A Slow Start Does Not A Season Make

While certain parts of the country hold tornado drills and others test tornado preparedness systems, weather experts are pondering the slow start to tornado season.

Capital Weather Gang cites a weather.com report that not a single tornado has been reported to the National Weather Service in March, typically the first month of severe weather season in the Plains and Southeast.

The only other year since 1950 that there have been zero tornado reports in the first half of March was 1969, according to the Weather Channel’s severe weather expert Dr. Greg Forbes.

Per Dr. Forbes’ report from January 1 to March 12, only 27 tornadoes had been documented across the nation — the slowest start to the year since the 21 tornadoes recorded through March 12, 2003.

Sure enough a glance at the latest U.S. tornado statistics recorded by NOAA’s Storm Prediction Center shows 28 preliminary tornado reports so far in 2015 — 26 in January and 2 in February and 0 in March (to March 13).

Here they are:

2015_annual_map_torn

As insurers know, a slow start to any catastrophe season is not something to hang your hat on.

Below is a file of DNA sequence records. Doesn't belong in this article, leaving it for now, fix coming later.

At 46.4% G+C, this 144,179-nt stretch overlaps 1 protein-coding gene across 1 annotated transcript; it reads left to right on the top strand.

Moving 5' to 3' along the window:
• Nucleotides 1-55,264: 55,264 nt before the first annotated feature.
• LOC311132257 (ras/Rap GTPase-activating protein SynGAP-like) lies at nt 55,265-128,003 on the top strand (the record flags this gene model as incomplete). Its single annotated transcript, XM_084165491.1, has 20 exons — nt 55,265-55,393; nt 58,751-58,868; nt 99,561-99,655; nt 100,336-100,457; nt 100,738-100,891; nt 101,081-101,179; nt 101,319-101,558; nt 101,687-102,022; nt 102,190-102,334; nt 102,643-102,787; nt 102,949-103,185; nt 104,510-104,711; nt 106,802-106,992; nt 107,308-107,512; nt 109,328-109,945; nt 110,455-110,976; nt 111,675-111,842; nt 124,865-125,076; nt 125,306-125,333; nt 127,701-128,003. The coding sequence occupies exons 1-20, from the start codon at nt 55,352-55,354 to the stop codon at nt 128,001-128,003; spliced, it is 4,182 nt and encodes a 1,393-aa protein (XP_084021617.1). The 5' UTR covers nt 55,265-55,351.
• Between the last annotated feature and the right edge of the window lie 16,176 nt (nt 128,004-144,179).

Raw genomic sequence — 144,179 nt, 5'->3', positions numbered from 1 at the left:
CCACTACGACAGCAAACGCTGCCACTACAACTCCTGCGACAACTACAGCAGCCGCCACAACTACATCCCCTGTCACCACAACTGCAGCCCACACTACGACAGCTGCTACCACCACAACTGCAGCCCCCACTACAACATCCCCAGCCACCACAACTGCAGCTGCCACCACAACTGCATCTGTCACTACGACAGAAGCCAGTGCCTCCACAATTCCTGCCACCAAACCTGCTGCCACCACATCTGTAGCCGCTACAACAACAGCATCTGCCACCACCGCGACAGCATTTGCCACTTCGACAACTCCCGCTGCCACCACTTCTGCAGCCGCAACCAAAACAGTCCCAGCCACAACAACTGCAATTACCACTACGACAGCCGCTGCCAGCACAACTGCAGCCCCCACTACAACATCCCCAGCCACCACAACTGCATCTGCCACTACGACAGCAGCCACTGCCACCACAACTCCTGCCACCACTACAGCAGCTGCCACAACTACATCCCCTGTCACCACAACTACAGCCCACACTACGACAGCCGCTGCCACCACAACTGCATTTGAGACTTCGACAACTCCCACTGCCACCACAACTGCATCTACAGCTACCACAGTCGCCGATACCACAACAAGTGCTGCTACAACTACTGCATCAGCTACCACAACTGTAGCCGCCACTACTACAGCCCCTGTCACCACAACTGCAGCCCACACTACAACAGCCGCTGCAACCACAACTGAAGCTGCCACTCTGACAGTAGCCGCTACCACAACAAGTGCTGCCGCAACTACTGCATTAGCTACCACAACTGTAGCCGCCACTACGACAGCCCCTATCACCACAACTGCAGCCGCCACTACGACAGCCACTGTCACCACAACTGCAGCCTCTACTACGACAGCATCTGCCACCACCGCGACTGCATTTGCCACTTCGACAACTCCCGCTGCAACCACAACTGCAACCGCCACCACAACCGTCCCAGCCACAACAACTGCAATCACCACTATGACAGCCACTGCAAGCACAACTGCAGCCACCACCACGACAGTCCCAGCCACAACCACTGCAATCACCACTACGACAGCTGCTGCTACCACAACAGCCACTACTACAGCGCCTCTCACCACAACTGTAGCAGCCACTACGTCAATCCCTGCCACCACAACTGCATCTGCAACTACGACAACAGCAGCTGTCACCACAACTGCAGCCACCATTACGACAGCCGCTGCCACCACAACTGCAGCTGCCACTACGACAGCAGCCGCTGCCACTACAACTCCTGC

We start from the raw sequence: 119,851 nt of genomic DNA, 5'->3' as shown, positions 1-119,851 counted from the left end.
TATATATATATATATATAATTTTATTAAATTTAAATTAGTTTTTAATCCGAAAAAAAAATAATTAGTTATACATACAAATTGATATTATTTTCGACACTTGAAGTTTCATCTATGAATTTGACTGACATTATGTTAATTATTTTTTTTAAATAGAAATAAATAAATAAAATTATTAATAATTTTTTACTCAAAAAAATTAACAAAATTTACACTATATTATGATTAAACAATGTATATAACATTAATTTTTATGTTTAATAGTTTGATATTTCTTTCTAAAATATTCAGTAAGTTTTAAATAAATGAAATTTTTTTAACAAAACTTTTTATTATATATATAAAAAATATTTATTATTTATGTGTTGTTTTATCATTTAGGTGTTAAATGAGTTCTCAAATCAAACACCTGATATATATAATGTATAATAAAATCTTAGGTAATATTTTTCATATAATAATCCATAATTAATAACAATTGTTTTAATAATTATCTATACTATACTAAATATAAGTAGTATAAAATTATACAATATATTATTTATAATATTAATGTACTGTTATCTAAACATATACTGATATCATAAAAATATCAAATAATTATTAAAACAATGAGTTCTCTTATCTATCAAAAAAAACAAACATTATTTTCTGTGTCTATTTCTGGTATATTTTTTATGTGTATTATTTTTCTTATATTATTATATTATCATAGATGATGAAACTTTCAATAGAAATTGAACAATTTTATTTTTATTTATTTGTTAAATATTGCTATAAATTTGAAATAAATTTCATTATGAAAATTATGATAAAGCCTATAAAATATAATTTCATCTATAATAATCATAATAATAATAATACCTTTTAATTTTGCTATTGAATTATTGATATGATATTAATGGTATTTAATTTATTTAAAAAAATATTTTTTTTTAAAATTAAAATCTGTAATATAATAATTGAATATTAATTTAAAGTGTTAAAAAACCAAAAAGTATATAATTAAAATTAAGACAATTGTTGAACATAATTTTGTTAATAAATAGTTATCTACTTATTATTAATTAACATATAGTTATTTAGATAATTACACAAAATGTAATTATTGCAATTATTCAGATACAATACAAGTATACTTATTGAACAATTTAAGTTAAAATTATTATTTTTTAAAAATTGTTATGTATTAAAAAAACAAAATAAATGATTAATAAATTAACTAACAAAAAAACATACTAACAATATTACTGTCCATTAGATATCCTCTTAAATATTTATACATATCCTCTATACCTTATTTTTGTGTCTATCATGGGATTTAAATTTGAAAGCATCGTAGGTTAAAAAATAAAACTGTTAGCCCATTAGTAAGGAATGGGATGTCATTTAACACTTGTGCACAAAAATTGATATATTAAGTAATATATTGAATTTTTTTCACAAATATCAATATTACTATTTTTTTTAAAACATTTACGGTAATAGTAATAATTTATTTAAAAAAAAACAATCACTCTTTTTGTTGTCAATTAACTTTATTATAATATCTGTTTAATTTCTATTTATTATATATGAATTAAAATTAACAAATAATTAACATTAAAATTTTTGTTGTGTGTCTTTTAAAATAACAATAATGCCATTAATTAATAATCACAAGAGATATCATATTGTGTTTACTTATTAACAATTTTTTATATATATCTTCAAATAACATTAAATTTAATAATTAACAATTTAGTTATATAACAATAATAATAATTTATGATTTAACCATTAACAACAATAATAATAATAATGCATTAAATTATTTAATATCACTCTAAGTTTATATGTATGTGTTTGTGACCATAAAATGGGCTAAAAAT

In an average year, about 1,000 tornadoes are reported nationwide and tornadoes are among the largest causes of insured losses in any given year, accounting for 37.2 percent of insured catastrophe losses from 1994 to 2013, according to I.I.I. facts and statistics on tornadoes and thunderstorms.

Meanwhile, Climate Central reports that an experimental forecast team has put together the first seasonal outlook for tornadoes in the U.S. That forecast suggests the highest chances are for an average tornado season.

The researchers from Columbia University looked into how cyclical climate patterns known as El Niño and La Niña influence the larger atmospheric environment that sets the stage for tornado activity.

In a new study published in the journal Nature Geoscience they show that while El Niño tends to dampen tornado activity, La Niña can give it a boost.

Because the El Niño declared by forecasters earlier this month is a very weak one, the Columbia team is limited in what they can say about this year’s season, Climate Central says.

But based on their findings, the team gives a 60 percent chance that the 2015 tornado season will see normal levels of activity, a 30 percent chance that it will be below normal and a 10 percent chance it will be above normal.

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